Rio de Janeiro mountains and lit up valley in the evening

Institut des Amériques

The Institut des Amériques-UT Austin Center promotes the development of scholarly activities, facilitates joint research and exchange between European and American specialists and serves as a gateway to France and Europe.

At a Glance


Research between the Americas and France

Program Features:

Interdisciplinary research and scholarly activities


The Institut des Amériques (IdA)


Gabriel Daveau
Inaugural IdA-UT Fellow

What is the Institut des Amériques?

The Institut des Amériques (IdA) is a French institution that promotes research of the Americas. The IdA values comparative and interdisciplinary approaches to the humanities and social sciences. 

The Institute, headquartered in Paris, France, maintains a robust network of interdisciplinary researchers and universities throughout France and the Americas.

IdA at UT Austin

To foster international cooperation, the IdA has established 12 hubs in institutions of higher education or research in the Americas. In 2019-2020 the University of Texas at Austin became the newest center to join this prestigious group.

The IdA - UT Center promotes the development of scholarly activities with the aim to:

  • Disseminate research between the Americas and France, with an emphasis on transdisciplinary and trans-American projects.
  • Encourage exchange between European and American specialists, enriching academic knowledge on the Americas.
  • Serve as a gateway to France and Europe, participating in the construction of a Euro-American hub of higher education and research.

Program Coordination

The coordinator for the IdA – UT Center is a visiting doctoral student from France and facilitates the IdA - UT partnership through academic events and programming. Meet the current coordinator:

Gabriel Daveau, the inaugural IdA - UT fellow, is a Ph.D. student at the Université de Lille, focusing on nineteenth-century literature of the Southern United States. His dissertation is tentatively titled “Sectional and National: William Gilmore Simms’s short stories and the American literary canon.” He holds a visiting researcher position in the Department of English.

Upcoming Events

Join scholars from around the world for an interactive three part virtual series as we explore questions of construction and deconstruction of material and symbolical borders, in the pivotal space that links the United States, Central America, and the Caribbean.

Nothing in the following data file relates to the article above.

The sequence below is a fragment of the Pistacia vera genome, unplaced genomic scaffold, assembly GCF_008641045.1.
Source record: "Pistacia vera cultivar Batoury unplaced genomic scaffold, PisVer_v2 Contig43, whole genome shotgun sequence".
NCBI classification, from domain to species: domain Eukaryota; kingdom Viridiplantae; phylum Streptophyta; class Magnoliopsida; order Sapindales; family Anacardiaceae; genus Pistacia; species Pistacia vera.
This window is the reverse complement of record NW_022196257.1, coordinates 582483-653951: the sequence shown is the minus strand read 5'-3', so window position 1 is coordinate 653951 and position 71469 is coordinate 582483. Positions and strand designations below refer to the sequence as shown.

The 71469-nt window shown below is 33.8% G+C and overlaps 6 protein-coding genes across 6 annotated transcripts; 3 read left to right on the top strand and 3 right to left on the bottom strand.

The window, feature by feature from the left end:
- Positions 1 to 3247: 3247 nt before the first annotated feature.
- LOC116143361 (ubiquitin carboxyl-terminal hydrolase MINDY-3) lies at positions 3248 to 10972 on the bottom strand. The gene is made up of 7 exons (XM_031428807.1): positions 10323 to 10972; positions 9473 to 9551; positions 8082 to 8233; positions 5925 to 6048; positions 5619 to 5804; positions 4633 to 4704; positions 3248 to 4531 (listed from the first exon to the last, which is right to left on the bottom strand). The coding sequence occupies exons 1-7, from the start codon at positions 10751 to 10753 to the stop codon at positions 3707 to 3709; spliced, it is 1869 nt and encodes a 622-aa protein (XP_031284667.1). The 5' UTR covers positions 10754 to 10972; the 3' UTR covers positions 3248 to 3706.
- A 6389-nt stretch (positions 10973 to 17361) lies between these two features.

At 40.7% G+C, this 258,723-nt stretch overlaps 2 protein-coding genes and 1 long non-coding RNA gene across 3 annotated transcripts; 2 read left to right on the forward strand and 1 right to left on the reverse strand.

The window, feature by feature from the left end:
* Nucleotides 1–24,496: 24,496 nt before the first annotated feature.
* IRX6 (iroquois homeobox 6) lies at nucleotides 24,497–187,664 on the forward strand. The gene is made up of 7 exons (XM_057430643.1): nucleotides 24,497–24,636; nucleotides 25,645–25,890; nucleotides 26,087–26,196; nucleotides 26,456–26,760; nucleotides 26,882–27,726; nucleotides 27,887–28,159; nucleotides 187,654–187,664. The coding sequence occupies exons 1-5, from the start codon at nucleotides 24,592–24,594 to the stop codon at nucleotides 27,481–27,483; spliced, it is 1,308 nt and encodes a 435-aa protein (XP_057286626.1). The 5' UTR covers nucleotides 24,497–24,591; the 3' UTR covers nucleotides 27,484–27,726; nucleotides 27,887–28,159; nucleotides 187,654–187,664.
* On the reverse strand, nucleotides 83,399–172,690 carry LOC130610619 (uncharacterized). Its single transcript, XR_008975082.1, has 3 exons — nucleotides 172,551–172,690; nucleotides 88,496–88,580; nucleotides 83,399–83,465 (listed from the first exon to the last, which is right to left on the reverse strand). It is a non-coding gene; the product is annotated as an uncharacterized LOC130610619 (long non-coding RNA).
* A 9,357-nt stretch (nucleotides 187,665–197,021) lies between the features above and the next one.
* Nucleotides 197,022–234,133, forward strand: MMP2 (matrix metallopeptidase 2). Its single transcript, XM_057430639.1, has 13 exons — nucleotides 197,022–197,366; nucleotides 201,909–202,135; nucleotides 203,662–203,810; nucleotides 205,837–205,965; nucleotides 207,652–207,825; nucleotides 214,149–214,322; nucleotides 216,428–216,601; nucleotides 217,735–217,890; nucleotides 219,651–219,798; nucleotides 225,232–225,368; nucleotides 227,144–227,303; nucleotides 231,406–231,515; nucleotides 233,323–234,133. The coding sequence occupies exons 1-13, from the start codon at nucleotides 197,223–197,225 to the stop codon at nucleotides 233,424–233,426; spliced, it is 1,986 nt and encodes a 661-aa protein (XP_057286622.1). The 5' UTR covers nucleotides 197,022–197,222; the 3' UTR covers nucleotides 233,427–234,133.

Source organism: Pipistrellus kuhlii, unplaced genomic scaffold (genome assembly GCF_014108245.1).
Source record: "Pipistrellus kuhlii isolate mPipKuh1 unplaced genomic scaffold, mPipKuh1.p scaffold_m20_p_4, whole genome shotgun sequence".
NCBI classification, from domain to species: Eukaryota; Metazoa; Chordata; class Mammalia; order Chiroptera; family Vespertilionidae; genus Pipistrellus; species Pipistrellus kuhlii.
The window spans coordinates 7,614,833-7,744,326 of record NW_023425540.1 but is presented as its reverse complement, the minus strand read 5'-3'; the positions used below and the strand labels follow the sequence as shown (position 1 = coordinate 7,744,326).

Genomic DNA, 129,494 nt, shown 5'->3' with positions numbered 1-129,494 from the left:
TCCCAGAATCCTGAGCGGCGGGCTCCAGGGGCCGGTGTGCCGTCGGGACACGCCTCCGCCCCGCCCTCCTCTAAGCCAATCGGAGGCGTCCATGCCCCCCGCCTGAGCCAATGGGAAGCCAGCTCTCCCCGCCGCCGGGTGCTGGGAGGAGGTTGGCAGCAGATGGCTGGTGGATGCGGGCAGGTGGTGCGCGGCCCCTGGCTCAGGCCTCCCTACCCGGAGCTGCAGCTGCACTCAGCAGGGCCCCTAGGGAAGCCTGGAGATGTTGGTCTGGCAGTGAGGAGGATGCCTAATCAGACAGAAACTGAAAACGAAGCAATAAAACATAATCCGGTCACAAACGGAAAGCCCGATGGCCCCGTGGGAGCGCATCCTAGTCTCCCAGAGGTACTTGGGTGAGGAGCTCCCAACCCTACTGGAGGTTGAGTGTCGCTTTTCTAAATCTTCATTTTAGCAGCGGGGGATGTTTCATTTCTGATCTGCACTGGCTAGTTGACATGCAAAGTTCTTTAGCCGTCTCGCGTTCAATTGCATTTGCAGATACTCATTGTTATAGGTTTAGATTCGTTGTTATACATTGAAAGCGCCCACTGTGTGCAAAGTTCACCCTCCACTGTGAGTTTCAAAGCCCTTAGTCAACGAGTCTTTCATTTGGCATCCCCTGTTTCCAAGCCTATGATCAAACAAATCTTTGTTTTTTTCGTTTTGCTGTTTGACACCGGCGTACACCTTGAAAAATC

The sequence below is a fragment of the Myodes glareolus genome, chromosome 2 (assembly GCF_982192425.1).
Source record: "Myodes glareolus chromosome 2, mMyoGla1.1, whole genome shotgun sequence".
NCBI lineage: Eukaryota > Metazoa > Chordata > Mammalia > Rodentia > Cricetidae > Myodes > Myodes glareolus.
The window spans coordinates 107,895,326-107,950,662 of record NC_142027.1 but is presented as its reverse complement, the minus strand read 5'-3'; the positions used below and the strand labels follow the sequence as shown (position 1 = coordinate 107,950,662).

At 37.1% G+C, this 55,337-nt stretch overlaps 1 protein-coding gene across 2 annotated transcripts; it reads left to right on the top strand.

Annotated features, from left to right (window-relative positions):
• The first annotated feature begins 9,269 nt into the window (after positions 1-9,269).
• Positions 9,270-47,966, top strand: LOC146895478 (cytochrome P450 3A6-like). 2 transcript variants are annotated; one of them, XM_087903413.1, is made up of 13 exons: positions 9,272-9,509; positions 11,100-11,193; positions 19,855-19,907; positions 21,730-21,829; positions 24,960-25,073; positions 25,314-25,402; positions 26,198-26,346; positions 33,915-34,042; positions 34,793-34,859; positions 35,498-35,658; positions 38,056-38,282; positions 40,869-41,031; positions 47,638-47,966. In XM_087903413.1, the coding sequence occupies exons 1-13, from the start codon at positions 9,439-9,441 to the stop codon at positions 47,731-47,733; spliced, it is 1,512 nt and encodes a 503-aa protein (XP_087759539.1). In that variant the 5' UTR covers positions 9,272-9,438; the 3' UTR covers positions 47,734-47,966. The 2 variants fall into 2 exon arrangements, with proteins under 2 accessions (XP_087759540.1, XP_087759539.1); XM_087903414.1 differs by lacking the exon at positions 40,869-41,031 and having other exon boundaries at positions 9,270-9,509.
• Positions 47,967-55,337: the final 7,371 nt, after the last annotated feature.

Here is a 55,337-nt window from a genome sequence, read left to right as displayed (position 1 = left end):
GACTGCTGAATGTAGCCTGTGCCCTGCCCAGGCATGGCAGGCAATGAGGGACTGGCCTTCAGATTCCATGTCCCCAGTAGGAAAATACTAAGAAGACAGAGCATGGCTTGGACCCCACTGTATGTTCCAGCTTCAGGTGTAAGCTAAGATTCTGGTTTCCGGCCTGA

Register for the Series Events Here

About the Series

When experienced by migrants, by land or by sea, borders never fail to conjure up dramatic images. They interrupt the circulation of people with both material and immaterial barriers. The US/Mexico border is one such visual sign of fragmentation, creating a North and South in one similar region, materializing a gap between the developed and the underdeveloped or developing – enacting asymmetrical power relations. Yet ideas and phenomena such as culture are a constant reminder that these borders are not strict lines of separation. Gloria Anzaldúa thus uses the word “Nepantla” – the “Nahuatl word for the space between two bodies of water, the space between two worlds,” – to define the in-between space that her poetry and identity occupy. Through a truly plural voice – bilingual and bicultural – the Chicana poet breaks through the liminal space and recreates community.

The seminar strives to challenge the audience to rethink borders and their multi-faceted realities in a space that includes Central America, the Caribbean, and the Gulf Coast of the United States. This unusual grouping will make for a unique exploration of the phenomena of border fragmentation and hybridity. Calling upon a broad theoretical understanding of borders, the seminar also invites us to think of this American crossroads as a space that is at once perceived, conceived, and lived, through a variety of cuts and junctions.